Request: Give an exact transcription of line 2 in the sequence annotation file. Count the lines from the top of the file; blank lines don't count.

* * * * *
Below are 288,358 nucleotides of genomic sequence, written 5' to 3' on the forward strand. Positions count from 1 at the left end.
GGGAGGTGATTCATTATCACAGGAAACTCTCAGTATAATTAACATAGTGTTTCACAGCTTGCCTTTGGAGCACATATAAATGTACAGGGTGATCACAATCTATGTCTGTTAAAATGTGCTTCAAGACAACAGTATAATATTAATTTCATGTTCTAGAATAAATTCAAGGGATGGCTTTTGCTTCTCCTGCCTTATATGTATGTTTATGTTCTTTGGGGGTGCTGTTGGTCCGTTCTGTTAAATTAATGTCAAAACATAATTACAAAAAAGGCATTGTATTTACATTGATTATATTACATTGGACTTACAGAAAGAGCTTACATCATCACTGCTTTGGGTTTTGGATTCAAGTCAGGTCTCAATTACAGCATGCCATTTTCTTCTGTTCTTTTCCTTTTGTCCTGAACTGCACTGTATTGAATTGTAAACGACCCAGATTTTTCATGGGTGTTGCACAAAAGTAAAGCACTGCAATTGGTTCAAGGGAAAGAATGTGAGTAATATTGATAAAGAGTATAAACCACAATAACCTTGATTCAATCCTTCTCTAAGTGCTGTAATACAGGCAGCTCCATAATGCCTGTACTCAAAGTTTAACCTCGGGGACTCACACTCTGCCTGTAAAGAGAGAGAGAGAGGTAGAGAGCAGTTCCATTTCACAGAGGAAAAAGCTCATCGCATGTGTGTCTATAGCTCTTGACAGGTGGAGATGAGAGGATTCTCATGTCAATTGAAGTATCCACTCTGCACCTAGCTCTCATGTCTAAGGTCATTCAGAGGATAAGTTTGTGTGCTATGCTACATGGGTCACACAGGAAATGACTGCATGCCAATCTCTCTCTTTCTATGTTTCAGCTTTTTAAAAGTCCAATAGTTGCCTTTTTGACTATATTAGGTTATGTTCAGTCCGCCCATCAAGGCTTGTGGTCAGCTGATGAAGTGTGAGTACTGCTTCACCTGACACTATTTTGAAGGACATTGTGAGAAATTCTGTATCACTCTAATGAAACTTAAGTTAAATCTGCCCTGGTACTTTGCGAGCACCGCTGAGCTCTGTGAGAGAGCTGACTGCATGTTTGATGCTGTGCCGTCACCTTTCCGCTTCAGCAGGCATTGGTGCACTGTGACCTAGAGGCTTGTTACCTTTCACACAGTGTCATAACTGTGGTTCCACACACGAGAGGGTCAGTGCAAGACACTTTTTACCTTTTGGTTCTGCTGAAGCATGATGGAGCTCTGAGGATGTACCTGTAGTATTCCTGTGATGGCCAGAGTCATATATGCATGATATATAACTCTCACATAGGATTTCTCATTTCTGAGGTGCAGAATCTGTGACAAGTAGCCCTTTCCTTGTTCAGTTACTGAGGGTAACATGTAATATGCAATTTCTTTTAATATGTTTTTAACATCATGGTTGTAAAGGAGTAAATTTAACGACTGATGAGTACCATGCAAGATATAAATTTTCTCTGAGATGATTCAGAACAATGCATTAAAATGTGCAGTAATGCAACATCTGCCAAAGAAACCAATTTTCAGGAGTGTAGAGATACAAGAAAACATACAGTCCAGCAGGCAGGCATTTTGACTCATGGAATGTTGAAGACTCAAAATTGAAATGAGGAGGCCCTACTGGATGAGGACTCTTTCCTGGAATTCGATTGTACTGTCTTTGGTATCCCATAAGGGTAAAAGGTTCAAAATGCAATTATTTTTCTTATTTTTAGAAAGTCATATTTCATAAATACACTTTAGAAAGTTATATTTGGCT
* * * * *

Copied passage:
GGGAGGTGATTCATTATCACAGGAAACTCTCAGTATAATTAACATAGTGTTTCACAGCTTGCCTTTGGAGCACATATAAATGTACAGGGTGATCACAATCTATGTCTGTTAAAATGTGCTTCAAGACAACAGTATAATATTAATTTCATGTTCTAGAATAAATTCAAGGGATGGCTTTTGCTTCTCCTGCCTTATATGTATGTTTATGTTCTTTGGGGGTGCTGTTGGTCCGTTCTGTTAAATTAATGTCAAAACATAATTACAAAAAAGGCATTGTATTTACATTGATTATATTACATTGGACTTACAGAAAGAGCTTACATCATCACTGCTTTGGGTTTTGGATTCAAGTCAGGTCTCAATTACAGCATGCCATTTTCTTCTGTTCTTTTCCTTTTGTCCTGAACTGCACTGTATTGAATTGTAAACGACCCAGATTTTTCATGGGTGTTGCACAAAAGTAAAGCACTGCAATTGGTTCAAGGGAAAGAATGTGAGTAATATTGATAAAGAGTATAAACCACAATAACCTTGATTCAATCCTTCTCTAAGTGCTGTAATACAGGCAGCTCCATAATGCCTGTACTCAAAGTTTAACCTCGGGGACTCACACTCTGCCTGTAAAGAGAGAGAGAGAGGTAGAGAGCAGTTCCATTTCACAGAGGAAAAAGCTCATCGCATGTGTGTCTATAGCTCTTGACAGGTGGAGATGAGAGGATTCTCATGTCAATTGAAGTATCCACTCTGCACCTAGCTCTCATGTCTAAGGTCATTCAGAGGATAAGTTTGTGTGCTATGCTACATGGGTCACACAGGAAATGACTGCATGCCAATCTCTCTCTTTCTATGTTTCAGCTTTTTAAAAGTCCAATAGTTGCCTTTTTGACTATATTAGGTTATGTTCAGTCCGCCCATCAAGGCTTGTGGTCAGCTGATGAAGTGTGAGTACTGCTTCACCTGACACTATTTTGAAGGACATTGTGAGAAATTCTGTATCACTCTAATGAAACTTAAGTTAAATCTGCCCTGGTACTTTGCGAGCACCGCTGAGCTCTGTGAGAGAGCTGACTGCATGTTTGATGCTGTGCCGTCACCTTTCCGCTTCAGCAGGCATTGGTGCACTGTGACCTAGAGGCTTGTTACCTTTCACACAGTGTCATAACTGTGGTTCCACACACGAGAGGGTCAGTGCAAGACACTTTTTACCTTTTGGTTCTGCTGAAGCATGATGGAGCTCTGAGGATGTACCTGTAGTATTCCTGTGATGGCCAGAGTCATATATGCATGATATATAACTCTCACATAGGATTTCTCATTTCTGAGGTGCAGAATCTGTGACAAGTAGCCCTTTCCTTGTTCAGTTACTGAGGGTAACATGTAATATGCAATTTCTTTTAATATGTTTTTAACATCATGGTTGTAAAGGAGTAAATTTAACGACTGATGAGTACCATGCAAGATATAAATTTTCTCTGAGATGATTCAGAACAATGCATTAAAATGTGCAGTAATGCAACATCTGCCAAAGAAACCAATTTTCAGGAGTGTAGAGATACAAGAAAACATACAGTCCAGCAGGCAGGCATTTTGACTCATGGAATGTTGAAGACTCAAAATTGAAATGAGGAGGCCCTACTGGATGAGGACTCTTTCCTGGAATTCGATTGTACTGTCTTTGGTATCCCATAAGGGTAAAAGGTTCAAAATGCAATTATTTTTCTTATTTTTAGAAAGTCATATTTCATAAATACACTTTAGAAAGTTATATTTGGCT